This morning’s breakfast: Banana Mango quinoa porridge. Red quinoa cooked in soy/coconut milk, sweetened with mashed banana and chopped mangoes, spiced with vanilla and cinnamon, topped with macadamia nut butter, crushed cashews and almonds, and a crumbled vanilla coconut snackaroon (Laughing Girafe). Tropical paradise in a bowl! I bought the mini Philippine mangoes from PasarBella market yesterday. These babies were smaller than the size of my palm and were so cute! It’s perfect for single serving (I hate having to leave cut fruits in the open).
I’d thought I take this opportunity to start a new weekly Superfood Spotlight series, to shed light on a particular food, fruit, or ingredient. Rather than just rambling on about nutritional profiles and gloat over the food’s nutritional quality (which can easily obtained on websites such as WHFoods), my aim is to provide an informed overview, and where possible, look at pre-clinical or clinical studies. I suppose my more scientific approach to this series stems from my background in Biomedical Sciences which emphasizes on critical analysis and appraisal of scientific articles. I hope this series will be enlightening to you as it is for me as I dig the literature.
For the inaugural superfood, quinoa (pronounced keen-wah) takes the spotlight!
This tiny, ancient Peruvian seed has cultivated along the Andes for the last 7000 years, and was even conferred sacred status as “The Mother Grain” by the Incas. While quinoa is an ancient grain, it is only recently resurrected as a superfood due to its remarkablly balanced nutritive profile, as well as its resistance to environmental stress. Quinoa (together with amaranth and buckwheat) are the seeds of broadleaf plants rather than grasses, which is it is considered a pseudo or false grain. Thus, quinoa is also particularly suited for those with gluten sensitivity or those looking to avoid gluten. Seeds color varies from white, yellow, red, purple to black depending upon the region and can be bitter, medium, and sweet on the bases of environment. The information below is mostly summarized from a review article by Antonio Vega-Gálvez et al. .
Do not belittle these innocuous-looking seeds for they pack a whooping 15% of protein far higher than in common cereals (eg ~7% in brown rice). Moreover, quinoa is further recognized as a complete food for it contains all eight essential amino acids, providing it with a similar value to casein, the protein of milk.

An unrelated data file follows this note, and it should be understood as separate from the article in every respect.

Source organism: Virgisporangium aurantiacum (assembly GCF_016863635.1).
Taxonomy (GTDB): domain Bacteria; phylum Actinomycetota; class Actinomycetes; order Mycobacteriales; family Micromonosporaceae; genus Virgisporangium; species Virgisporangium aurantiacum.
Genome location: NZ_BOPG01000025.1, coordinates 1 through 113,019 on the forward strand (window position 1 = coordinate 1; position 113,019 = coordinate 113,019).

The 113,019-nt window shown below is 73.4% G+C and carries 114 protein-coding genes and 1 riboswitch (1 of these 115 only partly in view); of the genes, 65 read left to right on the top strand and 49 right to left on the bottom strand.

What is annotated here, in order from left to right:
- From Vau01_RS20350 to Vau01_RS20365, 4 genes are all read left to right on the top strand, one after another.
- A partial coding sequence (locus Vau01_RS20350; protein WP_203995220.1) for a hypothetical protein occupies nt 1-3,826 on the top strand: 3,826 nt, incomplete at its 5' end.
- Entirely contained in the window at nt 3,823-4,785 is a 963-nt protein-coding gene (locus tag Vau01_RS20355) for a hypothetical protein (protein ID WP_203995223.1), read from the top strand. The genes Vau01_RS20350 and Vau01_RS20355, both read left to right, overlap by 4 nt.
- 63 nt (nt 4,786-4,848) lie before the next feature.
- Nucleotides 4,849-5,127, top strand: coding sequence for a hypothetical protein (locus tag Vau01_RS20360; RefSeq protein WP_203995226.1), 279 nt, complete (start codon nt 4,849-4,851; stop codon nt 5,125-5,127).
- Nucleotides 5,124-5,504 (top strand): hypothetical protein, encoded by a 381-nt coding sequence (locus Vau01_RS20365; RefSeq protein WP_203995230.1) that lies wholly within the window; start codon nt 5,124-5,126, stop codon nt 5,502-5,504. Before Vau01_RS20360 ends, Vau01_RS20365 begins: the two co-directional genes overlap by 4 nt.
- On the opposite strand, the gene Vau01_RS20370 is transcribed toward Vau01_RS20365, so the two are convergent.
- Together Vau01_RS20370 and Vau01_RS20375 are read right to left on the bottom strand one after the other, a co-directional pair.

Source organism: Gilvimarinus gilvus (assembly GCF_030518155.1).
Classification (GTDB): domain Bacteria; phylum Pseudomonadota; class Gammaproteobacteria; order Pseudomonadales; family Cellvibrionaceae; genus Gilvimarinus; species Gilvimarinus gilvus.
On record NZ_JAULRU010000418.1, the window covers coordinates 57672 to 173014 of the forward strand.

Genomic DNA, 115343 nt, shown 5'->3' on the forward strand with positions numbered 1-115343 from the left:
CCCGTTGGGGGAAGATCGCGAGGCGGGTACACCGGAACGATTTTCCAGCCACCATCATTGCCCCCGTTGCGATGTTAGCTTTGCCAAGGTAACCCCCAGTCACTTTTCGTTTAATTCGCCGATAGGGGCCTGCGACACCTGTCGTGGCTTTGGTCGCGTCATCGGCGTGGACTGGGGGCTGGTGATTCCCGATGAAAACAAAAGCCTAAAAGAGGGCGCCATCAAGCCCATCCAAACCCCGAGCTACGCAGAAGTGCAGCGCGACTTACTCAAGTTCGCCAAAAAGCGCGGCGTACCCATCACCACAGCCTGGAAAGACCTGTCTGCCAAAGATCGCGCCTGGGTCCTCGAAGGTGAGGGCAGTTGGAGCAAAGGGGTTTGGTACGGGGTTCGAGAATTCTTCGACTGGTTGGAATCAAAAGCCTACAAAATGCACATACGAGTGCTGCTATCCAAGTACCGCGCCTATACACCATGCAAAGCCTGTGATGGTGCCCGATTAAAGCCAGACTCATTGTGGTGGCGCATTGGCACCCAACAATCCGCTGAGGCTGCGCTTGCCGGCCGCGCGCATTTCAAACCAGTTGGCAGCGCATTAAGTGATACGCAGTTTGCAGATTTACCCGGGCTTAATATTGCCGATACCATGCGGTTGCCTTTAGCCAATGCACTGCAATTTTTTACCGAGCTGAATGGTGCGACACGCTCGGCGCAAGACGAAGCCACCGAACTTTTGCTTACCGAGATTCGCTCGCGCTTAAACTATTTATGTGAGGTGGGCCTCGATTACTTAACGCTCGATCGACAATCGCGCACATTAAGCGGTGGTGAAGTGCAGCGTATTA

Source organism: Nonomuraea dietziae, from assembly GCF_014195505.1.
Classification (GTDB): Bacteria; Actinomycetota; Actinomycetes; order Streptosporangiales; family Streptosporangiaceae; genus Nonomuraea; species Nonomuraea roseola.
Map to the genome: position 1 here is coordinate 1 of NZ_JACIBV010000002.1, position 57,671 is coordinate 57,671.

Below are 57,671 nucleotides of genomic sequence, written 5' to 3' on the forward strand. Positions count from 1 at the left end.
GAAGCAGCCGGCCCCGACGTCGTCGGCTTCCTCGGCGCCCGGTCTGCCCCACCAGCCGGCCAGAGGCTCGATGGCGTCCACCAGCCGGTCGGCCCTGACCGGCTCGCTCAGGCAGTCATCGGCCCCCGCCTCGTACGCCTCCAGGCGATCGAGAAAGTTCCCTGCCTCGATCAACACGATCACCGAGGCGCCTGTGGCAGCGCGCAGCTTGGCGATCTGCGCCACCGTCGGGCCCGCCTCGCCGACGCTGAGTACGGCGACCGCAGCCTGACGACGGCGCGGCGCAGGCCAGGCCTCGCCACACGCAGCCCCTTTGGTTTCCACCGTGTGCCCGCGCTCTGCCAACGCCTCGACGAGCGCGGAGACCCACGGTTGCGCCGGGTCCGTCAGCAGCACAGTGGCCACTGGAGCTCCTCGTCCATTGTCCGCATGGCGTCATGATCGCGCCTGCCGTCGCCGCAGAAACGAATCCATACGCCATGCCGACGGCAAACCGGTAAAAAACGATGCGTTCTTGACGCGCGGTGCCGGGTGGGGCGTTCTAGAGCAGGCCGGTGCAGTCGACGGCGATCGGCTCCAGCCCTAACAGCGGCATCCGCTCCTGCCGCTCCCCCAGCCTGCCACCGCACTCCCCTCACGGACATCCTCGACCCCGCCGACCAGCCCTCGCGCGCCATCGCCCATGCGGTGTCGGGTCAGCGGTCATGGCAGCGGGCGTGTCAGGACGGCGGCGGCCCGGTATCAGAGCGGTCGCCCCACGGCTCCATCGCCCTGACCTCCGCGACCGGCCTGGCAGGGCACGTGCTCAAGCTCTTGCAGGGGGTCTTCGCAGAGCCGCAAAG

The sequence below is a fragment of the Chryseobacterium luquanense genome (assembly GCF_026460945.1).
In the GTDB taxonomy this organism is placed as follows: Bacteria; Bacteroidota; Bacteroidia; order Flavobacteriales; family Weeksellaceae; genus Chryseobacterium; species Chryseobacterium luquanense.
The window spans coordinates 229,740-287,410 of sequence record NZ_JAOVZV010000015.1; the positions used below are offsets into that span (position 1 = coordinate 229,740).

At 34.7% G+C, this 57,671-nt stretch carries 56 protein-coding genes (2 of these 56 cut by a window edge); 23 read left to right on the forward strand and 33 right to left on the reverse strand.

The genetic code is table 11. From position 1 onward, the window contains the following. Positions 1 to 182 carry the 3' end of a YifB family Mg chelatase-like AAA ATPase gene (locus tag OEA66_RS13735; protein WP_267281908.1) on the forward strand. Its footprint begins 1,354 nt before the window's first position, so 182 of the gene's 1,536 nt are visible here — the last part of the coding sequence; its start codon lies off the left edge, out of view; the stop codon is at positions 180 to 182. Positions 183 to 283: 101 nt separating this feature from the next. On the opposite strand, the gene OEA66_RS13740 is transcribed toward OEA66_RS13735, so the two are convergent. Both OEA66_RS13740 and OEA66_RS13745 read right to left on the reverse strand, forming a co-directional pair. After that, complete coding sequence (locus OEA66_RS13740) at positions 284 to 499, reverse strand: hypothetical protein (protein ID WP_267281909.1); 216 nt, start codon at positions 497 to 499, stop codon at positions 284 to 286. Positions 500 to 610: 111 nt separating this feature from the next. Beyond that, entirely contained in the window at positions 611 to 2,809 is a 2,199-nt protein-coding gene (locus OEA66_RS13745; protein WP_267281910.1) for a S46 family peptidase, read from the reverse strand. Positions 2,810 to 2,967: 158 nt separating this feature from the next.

In qunioa this is mainly in the form of starch (60%), which powers the major source of energy in the human diet.
Total lipid content in quinoa is about 14.5% (70% unsaturated), mostly being linoleic and oleic acids. Linoleic acid is a polyunsaturated fatty acid and beneficial effects on cardiovascular disease and the regulation of insulin sensitivity.
Vitamins and Minerals
Quinoa is particularly high in calcium, magnesium, iron, copper and zinc. However mineral concentrations have been found to vary dramatically, which may be due to the soil type and mineral composition of the region and/or fertilizer application. Vitamins of note include vitamins B and E. The latter is important as it acts as an antioxidant at the cell membrane level, protecting the fatty acids of the cell membranes against free radicals oxidation. Other compounds include polyphenols, phytosterols, and flavonoids with possible nutraceutical benefits.
The not-so-desirable side
For all the praises piled onto quinoa, it does have some undesirable qualities, including saponins, phytic acid, tannins, and protease inhibitors. Saponins are a class of glycosides and there appears to be good and bad ones. While some saponins can be toxic, others have anti-oxidant and anti-inflammatory, anti-tumor and antiangiogenic activities and are sometimes used as an adjunct to chemotherapy . I wouldn’t worry too much about the saponins except that they do give a bitter taste. If you’re concerned, you can soak qunioa for a couple of hours and rinse properly before cooking.
Qunioa is as versatile as rice but is much easier and quicker to cook. Simply boil in water for 15 min, (or stock), using one part quinoa to two parts water. You can tell that the quinoa is cooked once the white germ ring (curly thread-like spiral) has separated from the seed and the quinoa itself has become translucent. Let stand for additional 5 minutes, then fluff with fork and serve.
So far I have only tried red quinoa for aesthetic reasons: it’s deep red colour! It has a mild nutty flavour and slightly crunchy/chewy texture. I’ve tried it both sweet (eg. see featured picture) and savory styles, and it works well both ways. [In contrast, I can’t seem to get savoury-style oats right!]
- Antonio Vega-Gálvez et al. (2010). Nutrition facts and functional potential of quinoa (Chenopodium quinoa willd.), an ancient Andean grain: a review. J Sci Food Agric 90, 2541-2547.
- Man S, et al. (2010). Chemical study and medical application of saponins as anti-cancer agents. Fitoterapia81,703-714.
Have you tried quinoa? Red, white or rainbow?
Favourite ways to enjoy quinoa? Sweet or savoury?